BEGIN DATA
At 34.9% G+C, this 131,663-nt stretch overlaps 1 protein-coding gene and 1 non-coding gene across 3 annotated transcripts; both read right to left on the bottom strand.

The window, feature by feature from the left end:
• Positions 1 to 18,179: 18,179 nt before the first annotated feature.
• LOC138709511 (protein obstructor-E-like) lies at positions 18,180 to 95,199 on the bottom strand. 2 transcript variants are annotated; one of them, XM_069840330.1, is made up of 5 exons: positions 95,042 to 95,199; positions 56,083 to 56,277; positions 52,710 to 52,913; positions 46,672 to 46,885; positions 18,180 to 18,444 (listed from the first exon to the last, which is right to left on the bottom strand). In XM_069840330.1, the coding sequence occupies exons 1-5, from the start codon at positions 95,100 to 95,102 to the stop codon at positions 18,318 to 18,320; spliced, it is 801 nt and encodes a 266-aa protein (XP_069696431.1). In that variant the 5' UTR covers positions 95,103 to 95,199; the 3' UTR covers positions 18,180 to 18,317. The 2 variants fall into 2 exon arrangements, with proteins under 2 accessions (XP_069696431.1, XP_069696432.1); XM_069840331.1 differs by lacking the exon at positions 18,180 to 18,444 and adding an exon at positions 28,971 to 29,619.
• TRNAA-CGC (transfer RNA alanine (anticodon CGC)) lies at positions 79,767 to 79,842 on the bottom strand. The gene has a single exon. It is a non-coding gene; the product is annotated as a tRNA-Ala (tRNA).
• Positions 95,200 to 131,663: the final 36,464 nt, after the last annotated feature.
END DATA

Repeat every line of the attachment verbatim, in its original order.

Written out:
At 34.9% G+C, this 131,663-nt stretch overlaps 1 protein-coding gene and 1 non-coding gene across 3 annotated transcripts; both read right to left on the bottom strand.

The window, feature by feature from the left end:
• Positions 1 to 18,179: 18,179 nt before the first annotated feature.
• LOC138709511 (protein obstructor-E-like) lies at positions 18,180 to 95,199 on the bottom strand. 2 transcript variants are annotated; one of them, XM_069840330.1, is made up of 5 exons: positions 95,042 to 95,199; positions 56,083 to 56,277; positions 52,710 to 52,913; positions 46,672 to 46,885; positions 18,180 to 18,444 (listed from the first exon to the last, which is right to left on the bottom strand). In XM_069840330.1, the coding sequence occupies exons 1-5, from the start codon at positions 95,100 to 95,102 to the stop codon at positions 18,318 to 18,320; spliced, it is 801 nt and encodes a 266-aa protein (XP_069696431.1). In that variant the 5' UTR covers positions 95,103 to 95,199; the 3' UTR covers positions 18,180 to 18,317. The 2 variants fall into 2 exon arrangements, with proteins under 2 accessions (XP_069696431.1, XP_069696432.1); XM_069840331.1 differs by lacking the exon at positions 18,180 to 18,444 and adding an exon at positions 28,971 to 29,619.
• TRNAA-CGC (transfer RNA alanine (anticodon CGC)) lies at positions 79,767 to 79,842 on the bottom strand. The gene has a single exon. It is a non-coding gene; the product is annotated as a tRNA-Ala (tRNA).
• Positions 95,200 to 131,663: the final 36,464 nt, after the last annotated feature.